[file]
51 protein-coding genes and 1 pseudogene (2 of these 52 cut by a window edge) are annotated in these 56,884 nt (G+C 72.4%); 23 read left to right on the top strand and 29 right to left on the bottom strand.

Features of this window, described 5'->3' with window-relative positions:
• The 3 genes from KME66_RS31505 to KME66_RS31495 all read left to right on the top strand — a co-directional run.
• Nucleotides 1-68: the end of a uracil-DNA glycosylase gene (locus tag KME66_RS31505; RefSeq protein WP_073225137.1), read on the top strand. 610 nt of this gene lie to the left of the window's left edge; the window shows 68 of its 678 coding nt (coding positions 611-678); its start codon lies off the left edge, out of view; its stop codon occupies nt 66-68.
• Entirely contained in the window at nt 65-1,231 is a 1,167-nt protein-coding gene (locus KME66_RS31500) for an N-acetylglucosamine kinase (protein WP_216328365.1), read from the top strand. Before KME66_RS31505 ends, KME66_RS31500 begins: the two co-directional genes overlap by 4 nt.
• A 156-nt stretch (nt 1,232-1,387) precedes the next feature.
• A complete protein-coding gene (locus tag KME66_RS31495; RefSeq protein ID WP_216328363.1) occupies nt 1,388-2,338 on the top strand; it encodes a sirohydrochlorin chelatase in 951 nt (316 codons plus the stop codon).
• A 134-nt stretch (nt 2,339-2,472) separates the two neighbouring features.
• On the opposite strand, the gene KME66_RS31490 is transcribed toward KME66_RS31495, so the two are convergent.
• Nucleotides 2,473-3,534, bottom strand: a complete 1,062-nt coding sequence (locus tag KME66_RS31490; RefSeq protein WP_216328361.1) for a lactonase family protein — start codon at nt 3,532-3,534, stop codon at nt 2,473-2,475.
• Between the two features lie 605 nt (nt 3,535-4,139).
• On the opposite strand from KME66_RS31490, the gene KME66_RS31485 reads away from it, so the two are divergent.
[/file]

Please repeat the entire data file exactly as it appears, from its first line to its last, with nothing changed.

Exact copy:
51 protein-coding genes and 1 pseudogene (2 of these 52 cut by a window edge) are annotated in these 56,884 nt (G+C 72.4%); 23 read left to right on the top strand and 29 right to left on the bottom strand.

Features of this window, described 5'->3' with window-relative positions:
• The 3 genes from KME66_RS31505 to KME66_RS31495 all read left to right on the top strand — a co-directional run.
• Nucleotides 1-68: the end of a uracil-DNA glycosylase gene (locus tag KME66_RS31505; RefSeq protein WP_073225137.1), read on the top strand. 610 nt of this gene lie to the left of the window's left edge; the window shows 68 of its 678 coding nt (coding positions 611-678); its start codon lies off the left edge, out of view; its stop codon occupies nt 66-68.
• Entirely contained in the window at nt 65-1,231 is a 1,167-nt protein-coding gene (locus KME66_RS31500) for an N-acetylglucosamine kinase (protein WP_216328365.1), read from the top strand. Before KME66_RS31505 ends, KME66_RS31500 begins: the two co-directional genes overlap by 4 nt.
• A 156-nt stretch (nt 1,232-1,387) precedes the next feature.
• A complete protein-coding gene (locus tag KME66_RS31495; RefSeq protein ID WP_216328363.1) occupies nt 1,388-2,338 on the top strand; it encodes a sirohydrochlorin chelatase in 951 nt (316 codons plus the stop codon).
• A 134-nt stretch (nt 2,339-2,472) separates the two neighbouring features.
• On the opposite strand, the gene KME66_RS31490 is transcribed toward KME66_RS31495, so the two are convergent.
• Nucleotides 2,473-3,534, bottom strand: a complete 1,062-nt coding sequence (locus tag KME66_RS31490; RefSeq protein WP_216328361.1) for a lactonase family protein — start codon at nt 3,532-3,534, stop codon at nt 2,473-2,475.
• Between the two features lie 605 nt (nt 3,535-4,139).
• On the opposite strand from KME66_RS31490, the gene KME66_RS31485 reads away from it, so the two are divergent.